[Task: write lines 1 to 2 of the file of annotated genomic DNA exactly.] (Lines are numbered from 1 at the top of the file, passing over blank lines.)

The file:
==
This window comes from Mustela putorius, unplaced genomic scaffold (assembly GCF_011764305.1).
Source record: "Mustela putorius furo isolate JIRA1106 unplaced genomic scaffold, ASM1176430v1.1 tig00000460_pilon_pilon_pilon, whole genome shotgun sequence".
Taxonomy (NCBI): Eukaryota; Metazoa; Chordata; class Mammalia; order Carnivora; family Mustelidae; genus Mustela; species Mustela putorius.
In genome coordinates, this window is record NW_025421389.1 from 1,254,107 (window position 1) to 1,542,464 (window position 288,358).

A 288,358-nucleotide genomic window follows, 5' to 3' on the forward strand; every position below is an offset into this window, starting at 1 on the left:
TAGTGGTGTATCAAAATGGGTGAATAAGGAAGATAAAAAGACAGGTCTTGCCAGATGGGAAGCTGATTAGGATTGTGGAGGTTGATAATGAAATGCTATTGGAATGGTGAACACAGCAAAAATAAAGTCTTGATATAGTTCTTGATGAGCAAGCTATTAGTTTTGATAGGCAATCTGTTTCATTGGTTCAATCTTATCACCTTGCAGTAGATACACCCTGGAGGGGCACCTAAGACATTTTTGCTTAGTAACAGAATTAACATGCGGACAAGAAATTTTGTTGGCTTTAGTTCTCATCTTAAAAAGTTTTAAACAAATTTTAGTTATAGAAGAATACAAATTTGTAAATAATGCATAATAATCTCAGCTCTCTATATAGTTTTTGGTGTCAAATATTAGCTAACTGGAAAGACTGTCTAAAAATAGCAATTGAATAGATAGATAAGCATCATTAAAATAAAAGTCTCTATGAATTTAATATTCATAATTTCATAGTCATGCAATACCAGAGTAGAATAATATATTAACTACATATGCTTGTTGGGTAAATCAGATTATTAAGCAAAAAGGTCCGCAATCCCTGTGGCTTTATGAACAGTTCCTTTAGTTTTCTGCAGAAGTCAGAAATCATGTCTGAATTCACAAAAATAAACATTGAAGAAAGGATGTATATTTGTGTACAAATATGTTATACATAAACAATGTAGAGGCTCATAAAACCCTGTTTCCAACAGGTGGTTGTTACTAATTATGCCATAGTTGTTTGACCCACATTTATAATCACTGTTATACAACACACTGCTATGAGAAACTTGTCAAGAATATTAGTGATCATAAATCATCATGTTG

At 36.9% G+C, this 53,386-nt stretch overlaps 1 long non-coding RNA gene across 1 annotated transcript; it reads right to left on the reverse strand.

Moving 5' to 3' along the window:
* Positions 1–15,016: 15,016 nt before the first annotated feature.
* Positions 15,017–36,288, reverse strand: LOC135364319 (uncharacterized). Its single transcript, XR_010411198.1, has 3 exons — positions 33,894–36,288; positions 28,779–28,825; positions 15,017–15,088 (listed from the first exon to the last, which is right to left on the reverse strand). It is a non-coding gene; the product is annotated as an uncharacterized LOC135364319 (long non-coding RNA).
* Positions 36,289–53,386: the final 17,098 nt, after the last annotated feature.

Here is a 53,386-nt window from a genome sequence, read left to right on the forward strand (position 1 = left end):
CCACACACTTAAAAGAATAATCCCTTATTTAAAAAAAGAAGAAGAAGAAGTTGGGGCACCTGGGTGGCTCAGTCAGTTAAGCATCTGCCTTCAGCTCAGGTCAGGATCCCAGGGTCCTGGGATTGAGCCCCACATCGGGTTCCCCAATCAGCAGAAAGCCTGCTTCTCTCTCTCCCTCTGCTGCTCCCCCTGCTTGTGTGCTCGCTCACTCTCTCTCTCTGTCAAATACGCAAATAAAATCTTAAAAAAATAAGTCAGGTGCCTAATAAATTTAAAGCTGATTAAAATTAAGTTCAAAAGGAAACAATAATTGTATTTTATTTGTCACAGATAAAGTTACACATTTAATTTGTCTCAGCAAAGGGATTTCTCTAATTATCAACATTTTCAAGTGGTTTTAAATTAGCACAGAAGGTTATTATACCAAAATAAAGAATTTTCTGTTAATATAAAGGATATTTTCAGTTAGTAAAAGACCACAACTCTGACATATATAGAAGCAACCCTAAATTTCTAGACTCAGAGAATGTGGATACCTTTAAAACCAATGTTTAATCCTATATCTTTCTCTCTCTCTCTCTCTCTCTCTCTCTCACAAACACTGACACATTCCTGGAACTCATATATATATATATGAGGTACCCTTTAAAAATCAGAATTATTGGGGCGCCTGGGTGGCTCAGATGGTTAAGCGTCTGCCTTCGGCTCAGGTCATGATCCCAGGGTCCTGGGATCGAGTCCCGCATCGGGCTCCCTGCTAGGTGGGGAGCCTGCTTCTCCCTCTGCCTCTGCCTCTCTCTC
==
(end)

This window comes from Mustela putorius, unplaced genomic scaffold (assembly GCF_011764305.1).
Source record: "Mustela putorius furo isolate JIRA1106 unplaced genomic scaffold, ASM1176430v1.1 tig00000460_pilon_pilon_pilon, whole genome shotgun sequence".